(Sorry…I can’t get this first paragraph to be normal size)
Continuing on we go. Have we seen the progress we were hoping for at this point? No. I have been through many emotions these past 3 1/2 months, but I know I need to continue on. I included the Thinking Mom’s blog post below because I liked her #4, “Don’t stay with a provider that you aren’t seeing results from. I think you should see positive changes in your child within 6 months and I think a year and a half is a good length of time to give a provider unless they are significantly healing your child.” I do trust the treatment plan our DAN/LLMD has in place for Jackson, but at the same time it’s discouraging that we haven’t seen any progress in Jackson. I am patient and following his protocol exactly, but I don’t want to be wasting our time and money if I’m not seeing results.
I have been working to heal Nick for almost five years and he is not recovered so it’s a logical question to ask why I think you should listen to my advice. That’s exactly it though – I have made every mistake in the book and I want to spare you the trouble. When I first began biomed in 2007 I could hear faint conversations in the distance about children who were recovering from Autism. In 2012, recovery is becoming frequent enough that you couldn’t blame a mom for feeling entitled to it. I have always harbored a suspicion that there is another Autism mom, one smarter and more organized and more up on the science, who would have healed my son by now. Mountain Mama calls that falling into the trap of the mythological “Martha Stewart of Biomed”.
My motto from the moment of Nick’s diagnosis has been a quote by Zora Neale Hurston;“Jump at de sun. We might not land on the sun, but at least we would get off the ground.” In that spirit I have been trying my damnedest to heal my child and we have had successes and failures and great plateaus without change, but we just keep going.
When my daughter, Neely, was a toddler and I had never met an Autistic child I picked up an old book at the library called something like Wisdom from the Playground . It was chock full of quick tidbits from parents who had learned on the go. I loved it. So here I am setting out to do something similar. I have learned a ton in the process of healing Nick, a tremendous amount of it from YOU the parents. This list is some of the wisdom Autism parents have generously shared and a few insights I have garnered along the way.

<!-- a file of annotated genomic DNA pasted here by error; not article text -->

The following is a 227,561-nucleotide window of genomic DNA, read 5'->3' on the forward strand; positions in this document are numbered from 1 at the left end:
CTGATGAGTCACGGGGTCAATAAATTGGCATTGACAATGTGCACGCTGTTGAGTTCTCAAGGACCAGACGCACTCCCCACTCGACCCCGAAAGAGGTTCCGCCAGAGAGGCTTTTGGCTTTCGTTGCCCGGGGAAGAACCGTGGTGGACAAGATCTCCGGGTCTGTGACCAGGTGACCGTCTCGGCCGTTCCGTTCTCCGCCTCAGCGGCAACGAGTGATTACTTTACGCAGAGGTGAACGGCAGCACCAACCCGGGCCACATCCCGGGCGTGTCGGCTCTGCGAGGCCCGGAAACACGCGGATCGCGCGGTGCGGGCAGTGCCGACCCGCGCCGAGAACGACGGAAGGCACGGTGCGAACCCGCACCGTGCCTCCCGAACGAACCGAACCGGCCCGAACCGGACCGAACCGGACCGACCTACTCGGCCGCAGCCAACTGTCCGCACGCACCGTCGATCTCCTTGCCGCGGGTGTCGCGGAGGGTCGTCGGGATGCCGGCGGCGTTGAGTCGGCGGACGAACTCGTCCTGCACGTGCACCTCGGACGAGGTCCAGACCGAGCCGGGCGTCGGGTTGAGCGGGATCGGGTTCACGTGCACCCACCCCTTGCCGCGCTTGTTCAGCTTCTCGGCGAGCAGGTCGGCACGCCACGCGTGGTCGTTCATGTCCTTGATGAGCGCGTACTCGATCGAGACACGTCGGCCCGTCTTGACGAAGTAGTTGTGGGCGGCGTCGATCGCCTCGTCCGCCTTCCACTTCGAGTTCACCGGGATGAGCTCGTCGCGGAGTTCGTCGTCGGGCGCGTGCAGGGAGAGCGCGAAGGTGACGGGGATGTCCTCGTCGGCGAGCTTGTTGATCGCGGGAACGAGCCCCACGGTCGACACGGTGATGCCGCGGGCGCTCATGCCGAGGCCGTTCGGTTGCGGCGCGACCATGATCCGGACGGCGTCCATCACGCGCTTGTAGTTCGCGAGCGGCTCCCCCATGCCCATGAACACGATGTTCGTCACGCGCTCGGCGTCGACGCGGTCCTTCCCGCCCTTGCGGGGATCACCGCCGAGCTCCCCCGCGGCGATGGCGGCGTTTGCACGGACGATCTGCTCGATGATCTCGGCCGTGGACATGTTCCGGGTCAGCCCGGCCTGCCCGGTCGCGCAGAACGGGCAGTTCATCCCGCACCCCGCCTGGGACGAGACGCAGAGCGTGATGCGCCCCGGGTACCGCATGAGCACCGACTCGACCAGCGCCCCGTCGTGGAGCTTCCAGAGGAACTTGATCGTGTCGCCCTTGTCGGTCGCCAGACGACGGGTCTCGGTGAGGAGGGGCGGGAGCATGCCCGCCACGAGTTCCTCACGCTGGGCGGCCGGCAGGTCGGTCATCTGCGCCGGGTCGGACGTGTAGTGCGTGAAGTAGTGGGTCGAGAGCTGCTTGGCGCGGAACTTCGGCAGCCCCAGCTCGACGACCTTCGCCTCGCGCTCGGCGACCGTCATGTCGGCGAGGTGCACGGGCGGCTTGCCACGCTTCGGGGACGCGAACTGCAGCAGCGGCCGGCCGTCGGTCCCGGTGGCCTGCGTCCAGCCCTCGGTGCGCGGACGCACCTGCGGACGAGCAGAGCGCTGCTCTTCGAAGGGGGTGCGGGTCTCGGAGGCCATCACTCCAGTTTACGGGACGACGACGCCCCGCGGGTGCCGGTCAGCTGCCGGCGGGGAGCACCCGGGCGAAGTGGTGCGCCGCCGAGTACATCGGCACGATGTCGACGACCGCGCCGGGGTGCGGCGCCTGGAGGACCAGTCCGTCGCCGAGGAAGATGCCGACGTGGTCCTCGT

1. Always listen to your Mama Gut! If we had in the first place, we might not be in this mess. Call it your mother’s instinct or intuition or the quiet voice in your head. Don’t work with providers who don’t value your maternal instincts about your child.
2. Talk to parents who have recovered their children. The specific interventions they needed for their child may be different than those your child will need, as our kids can be sick in a myriad of different ways, but these parents are a huge resource of information that too often gets ignored.
3. Keep an open mind. Some of the biggest gains for Nick have come from some of the humblest practitioners. Don’t get wedded to the idea that a certain big gun intervention is going to do it for your child. It may, it may not.
4. Don’t stay with a provider that you aren’t seeing results from. I think you should see positive changes in your child within 6 months and I think a year and a half is a good length of time to give a provider unless they are significantly healing your child. The clock is ticking. Mama Mac always makes a mistake here because I get attached to the providers as people and it’s hard for me to say goodbye. Also, don’t work with jerks! I’ve heard parents say that they have put up with unprofessional behavior, disorganized practices, and cranky practitioners because that particular provider was supposed to be such a genius in healing our children. I’m not sure those clinicians necessarily recover that many kids.
5. When a practitioner puts your child on a new medication or supplement ask several key questions; “How can I ramp the dose up slowly? What should this be given away from? What is the time frame I should expect to see results within? Can I pull my child off of this cold-turkey or do I need to ramp down to come off?” I think biomedical doctors are very good at putting our kids on supplements and not so good at remembering to take them off. You know you are in trouble when the morning supplements stretch from one end of the kitchen counter to the other (been there, lol, another Mama Mac mistake).